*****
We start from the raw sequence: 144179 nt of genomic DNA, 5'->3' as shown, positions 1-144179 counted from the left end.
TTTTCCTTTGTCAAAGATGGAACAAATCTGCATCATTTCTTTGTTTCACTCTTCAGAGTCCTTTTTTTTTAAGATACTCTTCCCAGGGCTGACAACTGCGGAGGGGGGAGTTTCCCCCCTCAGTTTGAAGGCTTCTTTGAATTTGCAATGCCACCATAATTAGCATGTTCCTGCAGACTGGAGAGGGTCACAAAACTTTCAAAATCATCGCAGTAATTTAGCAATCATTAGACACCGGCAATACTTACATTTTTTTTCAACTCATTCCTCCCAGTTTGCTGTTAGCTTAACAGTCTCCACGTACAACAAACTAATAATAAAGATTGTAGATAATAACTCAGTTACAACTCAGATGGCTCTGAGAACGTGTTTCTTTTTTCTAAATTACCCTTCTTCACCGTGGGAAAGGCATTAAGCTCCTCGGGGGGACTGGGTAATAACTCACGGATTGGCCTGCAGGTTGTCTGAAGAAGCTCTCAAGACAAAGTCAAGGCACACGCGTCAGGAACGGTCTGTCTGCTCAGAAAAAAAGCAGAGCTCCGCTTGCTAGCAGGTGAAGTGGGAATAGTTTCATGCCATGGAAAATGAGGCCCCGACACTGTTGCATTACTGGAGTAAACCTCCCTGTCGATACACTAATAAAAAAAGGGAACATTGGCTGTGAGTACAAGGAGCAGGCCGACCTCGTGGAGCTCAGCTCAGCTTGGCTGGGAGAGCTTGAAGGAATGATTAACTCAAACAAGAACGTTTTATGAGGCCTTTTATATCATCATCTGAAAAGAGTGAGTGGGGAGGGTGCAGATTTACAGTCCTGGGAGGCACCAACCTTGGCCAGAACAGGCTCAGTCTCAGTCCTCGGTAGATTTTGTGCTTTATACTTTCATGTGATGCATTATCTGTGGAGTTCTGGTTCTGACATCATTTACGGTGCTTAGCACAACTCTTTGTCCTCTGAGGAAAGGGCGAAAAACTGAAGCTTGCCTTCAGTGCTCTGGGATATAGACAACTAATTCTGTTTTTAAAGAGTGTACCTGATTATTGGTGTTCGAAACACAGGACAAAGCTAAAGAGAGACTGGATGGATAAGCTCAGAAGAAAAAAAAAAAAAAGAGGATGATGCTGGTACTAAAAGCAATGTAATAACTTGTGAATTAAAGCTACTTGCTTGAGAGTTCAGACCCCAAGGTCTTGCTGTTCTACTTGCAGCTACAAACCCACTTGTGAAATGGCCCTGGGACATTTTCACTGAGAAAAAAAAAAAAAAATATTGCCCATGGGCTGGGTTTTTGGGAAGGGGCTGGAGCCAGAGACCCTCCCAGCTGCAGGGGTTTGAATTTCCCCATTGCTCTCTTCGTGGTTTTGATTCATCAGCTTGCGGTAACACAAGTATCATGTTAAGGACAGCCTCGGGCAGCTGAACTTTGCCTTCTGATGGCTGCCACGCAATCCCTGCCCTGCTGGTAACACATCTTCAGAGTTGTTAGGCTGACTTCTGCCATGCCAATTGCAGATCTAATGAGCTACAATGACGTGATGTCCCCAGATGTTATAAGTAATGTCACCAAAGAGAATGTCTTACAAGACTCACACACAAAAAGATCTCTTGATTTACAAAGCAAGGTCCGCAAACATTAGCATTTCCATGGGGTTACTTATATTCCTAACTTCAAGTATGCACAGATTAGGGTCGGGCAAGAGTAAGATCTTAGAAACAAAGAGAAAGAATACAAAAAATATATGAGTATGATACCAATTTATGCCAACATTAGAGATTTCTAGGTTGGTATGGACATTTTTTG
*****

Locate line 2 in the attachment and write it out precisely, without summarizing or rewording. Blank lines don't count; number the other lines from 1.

TTTTCCTTTGTCAAAGATGGAACAAATCTGCATCATTTCTTTGTTTCACTCTTCAGAGTCCTTTTTTTTTAAGATACTCTTCCCAGGGCTGACAACTGCGGAGGGGGGAGTTTCCCCCCTCAGTTTGAAGGCTTCTTTGAATTTGCAATGCCACCATAATTAGCATGTTCCTGCAGACTGGAGAGGGTCACAAAACTTTCAAAATCATCGCAGTAATTTAGCAATCATTAGACACCGGCAATACTTACATTTTTTTTCAACTCATTCCTCCCAGTTTGCTGTTAGCTTAACAGTCTCCACGTACAACAAACTAATAATAAAGATTGTAGATAATAACTCAGTTACAACTCAGATGGCTCTGAGAACGTGTTTCTTTTTTCTAAATTACCCTTCTTCACCGTGGGAAAGGCATTAAGCTCCTCGGGGGGACTGGGTAATAACTCACGGATTGGCCTGCAGGTTGTCTGAAGAAGCTCTCAAGACAAAGTCAAGGCACACGCGTCAGGAACGGTCTGTCTGCTCAGAAAAAAAGCAGAGCTCCGCTTGCTAGCAGGTGAAGTGGGAATAGTTTCATGCCATGGAAAATGAGGCCCCGACACTGTTGCATTACTGGAGTAAACCTCCCTGTCGATACACTAATAAAAAAAGGGAACATTGGCTGTGAGTACAAGGAGCAGGCCGACCTCGTGGAGCTCAGCTCAGCTTGGCTGGGAGAGCTTGAAGGAATGATTAACTCAAACAAGAACGTTTTATGAGGCCTTTTATATCATCATCTGAAAAGAGTGAGTGGGGAGGGTGCAGATTTACAGTCCTGGGAGGCACCAACCTTGGCCAGAACAGGCTCAGTCTCAGTCCTCGGTAGATTTTGTGCTTTATACTTTCATGTGATGCATTATCTGTGGAGTTCTGGTTCTGACATCATTTACGGTGCTTAGCACAACTCTTTGTCCTCTGAGGAAAGGGCGAAAAACTGAAGCTTGCCTTCAGTGCTCTGGGATATAGACAACTAATTCTGTTTTTAAAGAGTGTACCTGATTATTGGTGTTCGAAACACAGGACAAAGCTAAAGAGAGACTGGATGGATAAGCTCAGAAGAAAAAAAAAAAAAAGAGGATGATGCTGGTACTAAAAGCAATGTAATAACTTGTGAATTAAAGCTACTTGCTTGAGAGTTCAGACCCCAAGGTCTTGCTGTTCTACTTGCAGCTACAAACCCACTTGTGAAATGGCCCTGGGACATTTTCACTGAGAAAAAAAAAAAAAAATATTGCCCATGGGCTGGGTTTTTGGGAAGGGGCTGGAGCCAGAGACCCTCCCAGCTGCAGGGGTTTGAATTTCCCCATTGCTCTCTTCGTGGTTTTGATTCATCAGCTTGCGGTAACACAAGTATCATGTTAAGGACAGCCTCGGGCAGCTGAACTTTGCCTTCTGATGGCTGCCACGCAATCCCTGCCCTGCTGGTAACACATCTTCAGAGTTGTTAGGCTGACTTCTGCCATGCCAATTGCAGATCTAATGAGCTACAATGACGTGATGTCCCCAGATGTTATAAGTAATGTCACCAAAGAGAATGTCTTACAAGACTCACACACAAAAAGATCTCTTGATTTACAAAGCAAGGTCCGCAAACATTAGCATTTCCATGGGGTTACTTATATTCCTAACTTCAAGTATGCACAGATTAGGGTCGGGCAAGAGTAAGATCTTAGAAACAAAGAGAAAGAATACAAAAAATATATGAGTATGATACCAATTTATGCCAACATTAGAGATTTCTAGGTTGGTATGGACATTTTTTG